Chunky or smooth?
The texture of Thanksgiving mashed potatoes is subjective, of course. Personal chef Tyler Fox, who worked an unpaid job at St. John and Rochelle Canteen in London, prefers a rustic interpretation, or what Brits simply call “mash.”
Fox’s mash is heartier than a straight-laced puree of potatoes because he adds celeriac, a root vegetable with a taste similar to celery. Other names include turnip-rooted celery, knob celery and celery root.
He also adds parsnips, a root vegetable that looks like a white carrot.
To the copious amounts of butter or cream most Thanksgiving dishes demand, Fox likes to add a bit of acidity with a garnish of pickled mustard seed.
“They have the acidity to cut through cream or butter and the base tones of potato,” he says.
To pickle mixed yellow and brown mustard seeds: Combine 1/2 cup mustard seeds in saucepan with 1/2 cup unseasoned rice wine vinegar, 1/4 cup sherry vinegar, 3/4 cup water, 1/4 cup sugar and 1 teaspoon salt. Bring mixture to a boil for 30 to 40 minutes, stirring occasionally, to allow the seeds to “bloom,” releasing their natural pectins. Allow mixture to cool; the seeds will continue to bloom and jell to a spoonable consistency. Store in the refrigerator for up to several months.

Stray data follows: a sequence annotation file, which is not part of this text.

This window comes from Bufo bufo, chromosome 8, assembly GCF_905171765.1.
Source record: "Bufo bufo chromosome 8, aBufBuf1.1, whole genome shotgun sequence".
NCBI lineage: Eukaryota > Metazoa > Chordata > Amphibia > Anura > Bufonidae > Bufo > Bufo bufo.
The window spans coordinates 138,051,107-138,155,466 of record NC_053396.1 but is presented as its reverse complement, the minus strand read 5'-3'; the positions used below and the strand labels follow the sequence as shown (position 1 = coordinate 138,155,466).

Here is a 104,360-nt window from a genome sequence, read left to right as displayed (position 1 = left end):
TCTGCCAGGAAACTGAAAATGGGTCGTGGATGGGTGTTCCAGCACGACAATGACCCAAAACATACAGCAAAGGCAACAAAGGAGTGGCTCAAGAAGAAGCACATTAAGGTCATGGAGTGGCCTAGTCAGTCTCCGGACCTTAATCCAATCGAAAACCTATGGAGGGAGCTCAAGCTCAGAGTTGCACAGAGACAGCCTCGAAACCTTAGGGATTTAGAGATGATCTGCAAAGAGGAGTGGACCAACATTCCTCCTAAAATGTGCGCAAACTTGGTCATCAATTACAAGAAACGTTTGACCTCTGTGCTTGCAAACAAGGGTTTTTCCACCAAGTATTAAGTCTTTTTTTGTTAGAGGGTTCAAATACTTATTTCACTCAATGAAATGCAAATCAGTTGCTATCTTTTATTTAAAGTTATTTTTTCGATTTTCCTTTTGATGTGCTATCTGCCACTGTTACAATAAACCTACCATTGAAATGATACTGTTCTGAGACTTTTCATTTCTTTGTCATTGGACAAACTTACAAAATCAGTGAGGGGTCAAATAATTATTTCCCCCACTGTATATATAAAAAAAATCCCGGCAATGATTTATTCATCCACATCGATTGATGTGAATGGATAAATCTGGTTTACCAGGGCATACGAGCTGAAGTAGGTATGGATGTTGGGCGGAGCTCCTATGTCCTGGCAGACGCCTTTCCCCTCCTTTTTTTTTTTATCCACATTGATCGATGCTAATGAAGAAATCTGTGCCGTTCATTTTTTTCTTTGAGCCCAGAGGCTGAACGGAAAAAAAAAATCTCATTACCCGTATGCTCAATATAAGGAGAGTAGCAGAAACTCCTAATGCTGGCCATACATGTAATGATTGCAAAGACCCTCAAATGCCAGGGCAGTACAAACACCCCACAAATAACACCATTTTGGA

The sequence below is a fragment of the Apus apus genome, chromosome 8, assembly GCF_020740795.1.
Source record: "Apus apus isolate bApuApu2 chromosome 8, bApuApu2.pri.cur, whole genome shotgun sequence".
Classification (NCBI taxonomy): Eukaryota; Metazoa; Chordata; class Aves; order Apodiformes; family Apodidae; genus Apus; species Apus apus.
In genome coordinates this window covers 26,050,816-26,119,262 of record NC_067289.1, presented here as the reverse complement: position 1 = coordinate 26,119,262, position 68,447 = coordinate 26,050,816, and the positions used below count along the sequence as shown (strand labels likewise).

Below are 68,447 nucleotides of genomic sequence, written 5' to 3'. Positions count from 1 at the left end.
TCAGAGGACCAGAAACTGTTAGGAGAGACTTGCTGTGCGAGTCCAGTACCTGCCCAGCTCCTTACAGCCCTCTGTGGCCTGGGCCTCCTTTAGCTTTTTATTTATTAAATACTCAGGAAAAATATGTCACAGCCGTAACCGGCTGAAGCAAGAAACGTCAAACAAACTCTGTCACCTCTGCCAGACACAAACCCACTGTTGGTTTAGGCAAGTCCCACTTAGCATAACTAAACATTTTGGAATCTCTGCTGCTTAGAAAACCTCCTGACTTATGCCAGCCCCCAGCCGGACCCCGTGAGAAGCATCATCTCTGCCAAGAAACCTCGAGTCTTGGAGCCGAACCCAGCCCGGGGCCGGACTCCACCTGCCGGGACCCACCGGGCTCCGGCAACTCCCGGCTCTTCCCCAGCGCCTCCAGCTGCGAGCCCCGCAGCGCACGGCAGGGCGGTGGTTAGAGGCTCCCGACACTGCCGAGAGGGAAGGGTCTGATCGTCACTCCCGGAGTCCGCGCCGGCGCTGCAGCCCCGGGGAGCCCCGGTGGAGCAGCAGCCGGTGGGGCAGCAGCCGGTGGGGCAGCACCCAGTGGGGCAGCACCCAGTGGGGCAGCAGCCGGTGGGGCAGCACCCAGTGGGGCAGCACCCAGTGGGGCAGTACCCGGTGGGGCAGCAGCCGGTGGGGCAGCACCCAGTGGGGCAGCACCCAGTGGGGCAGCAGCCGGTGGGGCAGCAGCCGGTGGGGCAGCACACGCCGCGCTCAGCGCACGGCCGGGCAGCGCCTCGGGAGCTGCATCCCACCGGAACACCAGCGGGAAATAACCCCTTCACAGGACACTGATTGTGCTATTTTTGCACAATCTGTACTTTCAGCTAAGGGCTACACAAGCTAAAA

In a pinch, substitute white and red wines for rice wine and sherry vinegars. Or, if you are looking for a shortcut, substitute whole-grain mustard.
Root Vegetable Mash
Makes 12 servings
3 pounds starchy potatoes, such as Russet or Yukon Gold, peeled and cut into chunks
1 to 2 medium-sized celery roots, about 1 pound, peeled and cut into medium chunks
2 parsnips, peeled and cut in 1- to 2-inch pieces
2 cloves garlic, whole and peeled
1 teaspoon kosher salt
2 cups heavy cream
3 sprigs fresh thyme
2 fresh bay leaves
1 sprig fresh rosemary
6 tablespoons unsalted butter
3 tablespoons pickled mustard seeds or whole-grain mustard
Salt and pepper to taste
In a large pot, cover potatoes, celery root, parsnips and garlic with cold water and a teaspoon of salt. Over medium-high heat, bring to a boil and reduce to a simmer. Simmer until cooked through and they can be pierced easily with a knife, 25 to 30 minutes.
In a small saucepan, bring heavy cream, thyme, bay leaves and rosemary to a simmer and keep warm until time to mash.
To mash by hand, drain root vegetables and return to pan while mashing with a hand masher to a coarse puree. For a finer puree, run vegetables through a food mill or ricer.
Remove herbs from cream and stir into the root vegetables, being gentle so as not to overwork the mixture, which can lead to a gummy texture.
To finish, stir in butter and pickled mustard seeds or whole-grain mustard. Taste for seasoning, add salt and pepper if necessary and keep warm in a casserole dish.
Serve with warm Shiitake Mushroom Brandy Gravy.
Per serving: 326 calories (58 percent from fat), 22 grams total fat (13 grams saturated), 70 milligrams cholesterol, 31 grams carbohydrates, 5 grams protein, 227 milligrams sodium, 5 grams dietary fiber.